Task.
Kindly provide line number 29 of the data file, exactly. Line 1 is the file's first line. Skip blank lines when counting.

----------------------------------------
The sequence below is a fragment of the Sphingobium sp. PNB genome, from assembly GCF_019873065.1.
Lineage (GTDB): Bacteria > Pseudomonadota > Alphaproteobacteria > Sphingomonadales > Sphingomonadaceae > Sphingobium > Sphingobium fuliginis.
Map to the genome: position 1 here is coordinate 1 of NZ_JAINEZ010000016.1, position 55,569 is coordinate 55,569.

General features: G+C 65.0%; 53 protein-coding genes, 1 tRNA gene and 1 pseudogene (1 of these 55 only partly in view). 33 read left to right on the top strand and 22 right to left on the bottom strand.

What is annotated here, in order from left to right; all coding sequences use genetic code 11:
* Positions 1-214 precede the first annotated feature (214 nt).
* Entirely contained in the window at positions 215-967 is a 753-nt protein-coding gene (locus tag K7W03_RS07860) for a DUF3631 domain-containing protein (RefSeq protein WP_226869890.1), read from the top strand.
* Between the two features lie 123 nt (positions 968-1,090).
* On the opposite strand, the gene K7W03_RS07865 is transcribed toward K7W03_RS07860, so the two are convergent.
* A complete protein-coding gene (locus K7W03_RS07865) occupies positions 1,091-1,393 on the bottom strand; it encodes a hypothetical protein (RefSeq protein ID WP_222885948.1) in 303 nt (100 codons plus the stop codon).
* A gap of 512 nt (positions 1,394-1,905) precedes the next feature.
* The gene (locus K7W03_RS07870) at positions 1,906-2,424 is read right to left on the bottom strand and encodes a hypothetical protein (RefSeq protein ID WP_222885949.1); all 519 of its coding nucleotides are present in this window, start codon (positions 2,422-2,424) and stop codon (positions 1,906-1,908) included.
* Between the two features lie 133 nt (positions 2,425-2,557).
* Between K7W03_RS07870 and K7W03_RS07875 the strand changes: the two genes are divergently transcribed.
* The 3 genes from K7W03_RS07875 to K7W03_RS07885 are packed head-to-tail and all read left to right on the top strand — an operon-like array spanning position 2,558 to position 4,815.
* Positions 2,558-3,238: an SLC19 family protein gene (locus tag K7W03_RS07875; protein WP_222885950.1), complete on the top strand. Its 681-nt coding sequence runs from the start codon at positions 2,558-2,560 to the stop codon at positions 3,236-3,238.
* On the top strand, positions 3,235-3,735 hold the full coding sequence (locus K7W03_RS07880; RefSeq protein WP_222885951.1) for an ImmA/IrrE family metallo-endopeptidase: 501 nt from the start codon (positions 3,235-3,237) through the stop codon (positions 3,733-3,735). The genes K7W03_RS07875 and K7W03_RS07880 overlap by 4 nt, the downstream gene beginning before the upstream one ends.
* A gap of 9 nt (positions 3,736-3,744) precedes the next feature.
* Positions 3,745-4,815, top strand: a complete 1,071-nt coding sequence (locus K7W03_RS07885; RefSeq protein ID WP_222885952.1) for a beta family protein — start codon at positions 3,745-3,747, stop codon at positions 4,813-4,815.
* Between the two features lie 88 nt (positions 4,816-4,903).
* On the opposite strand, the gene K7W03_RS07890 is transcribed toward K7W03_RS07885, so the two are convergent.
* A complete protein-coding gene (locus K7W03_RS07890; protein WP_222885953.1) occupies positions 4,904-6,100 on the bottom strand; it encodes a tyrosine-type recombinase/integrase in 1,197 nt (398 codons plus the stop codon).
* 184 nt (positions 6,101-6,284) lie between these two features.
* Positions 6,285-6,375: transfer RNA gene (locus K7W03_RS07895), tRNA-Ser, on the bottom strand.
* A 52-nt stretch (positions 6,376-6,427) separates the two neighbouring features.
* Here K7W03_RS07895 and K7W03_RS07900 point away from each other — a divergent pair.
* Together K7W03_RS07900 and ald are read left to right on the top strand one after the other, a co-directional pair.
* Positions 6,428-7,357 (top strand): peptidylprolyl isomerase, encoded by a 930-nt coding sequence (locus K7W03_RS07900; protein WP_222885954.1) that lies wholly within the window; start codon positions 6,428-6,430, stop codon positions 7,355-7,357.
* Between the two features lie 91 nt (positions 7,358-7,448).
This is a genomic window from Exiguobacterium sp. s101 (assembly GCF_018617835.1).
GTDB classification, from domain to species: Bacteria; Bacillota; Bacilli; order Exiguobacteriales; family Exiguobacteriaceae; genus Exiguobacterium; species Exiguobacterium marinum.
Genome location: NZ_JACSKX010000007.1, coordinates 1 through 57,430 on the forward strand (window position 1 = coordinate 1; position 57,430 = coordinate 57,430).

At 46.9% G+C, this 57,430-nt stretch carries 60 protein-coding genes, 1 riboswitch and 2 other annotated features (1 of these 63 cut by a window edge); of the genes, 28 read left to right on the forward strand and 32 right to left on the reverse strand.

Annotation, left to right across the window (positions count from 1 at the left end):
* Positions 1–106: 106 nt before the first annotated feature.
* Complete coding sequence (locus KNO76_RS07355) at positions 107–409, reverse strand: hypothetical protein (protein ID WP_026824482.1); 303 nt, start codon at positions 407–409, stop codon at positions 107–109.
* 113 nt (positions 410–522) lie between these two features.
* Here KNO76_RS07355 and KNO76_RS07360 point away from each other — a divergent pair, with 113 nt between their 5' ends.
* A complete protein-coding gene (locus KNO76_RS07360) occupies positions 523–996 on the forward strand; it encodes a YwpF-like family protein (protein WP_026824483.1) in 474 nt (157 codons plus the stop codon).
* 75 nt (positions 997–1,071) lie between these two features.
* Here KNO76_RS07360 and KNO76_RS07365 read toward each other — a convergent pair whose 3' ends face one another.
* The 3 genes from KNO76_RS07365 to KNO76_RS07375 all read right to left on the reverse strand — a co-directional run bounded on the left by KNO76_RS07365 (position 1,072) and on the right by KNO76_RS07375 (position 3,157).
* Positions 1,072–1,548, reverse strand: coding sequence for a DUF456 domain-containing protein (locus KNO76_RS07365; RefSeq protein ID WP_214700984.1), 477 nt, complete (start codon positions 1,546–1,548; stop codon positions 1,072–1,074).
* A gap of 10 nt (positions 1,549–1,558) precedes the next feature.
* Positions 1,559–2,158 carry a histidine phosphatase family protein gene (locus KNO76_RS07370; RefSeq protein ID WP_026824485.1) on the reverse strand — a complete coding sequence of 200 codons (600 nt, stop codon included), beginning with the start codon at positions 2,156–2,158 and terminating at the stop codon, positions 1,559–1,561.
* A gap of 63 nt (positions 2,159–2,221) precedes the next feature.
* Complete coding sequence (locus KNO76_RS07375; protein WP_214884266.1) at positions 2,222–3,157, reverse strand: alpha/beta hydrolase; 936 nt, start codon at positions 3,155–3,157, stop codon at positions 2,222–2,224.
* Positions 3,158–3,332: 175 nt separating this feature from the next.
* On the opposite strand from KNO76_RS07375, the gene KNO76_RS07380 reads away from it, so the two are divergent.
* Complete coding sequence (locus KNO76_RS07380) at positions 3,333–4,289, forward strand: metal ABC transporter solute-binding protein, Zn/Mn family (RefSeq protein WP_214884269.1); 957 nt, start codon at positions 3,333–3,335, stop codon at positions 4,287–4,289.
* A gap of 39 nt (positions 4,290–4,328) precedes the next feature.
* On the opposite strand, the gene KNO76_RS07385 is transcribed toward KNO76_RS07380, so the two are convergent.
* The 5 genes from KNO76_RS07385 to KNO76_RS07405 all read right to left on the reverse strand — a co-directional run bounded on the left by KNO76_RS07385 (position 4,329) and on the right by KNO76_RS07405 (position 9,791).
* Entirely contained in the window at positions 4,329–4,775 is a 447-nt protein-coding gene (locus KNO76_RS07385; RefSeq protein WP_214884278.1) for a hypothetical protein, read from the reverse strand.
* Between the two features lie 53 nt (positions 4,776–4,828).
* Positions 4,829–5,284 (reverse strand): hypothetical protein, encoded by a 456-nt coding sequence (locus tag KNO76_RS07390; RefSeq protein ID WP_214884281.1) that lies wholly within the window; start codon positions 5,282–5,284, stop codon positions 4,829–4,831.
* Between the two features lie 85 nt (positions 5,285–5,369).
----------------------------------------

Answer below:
* Between the two features lie 91 nt (positions 7,358-7,448).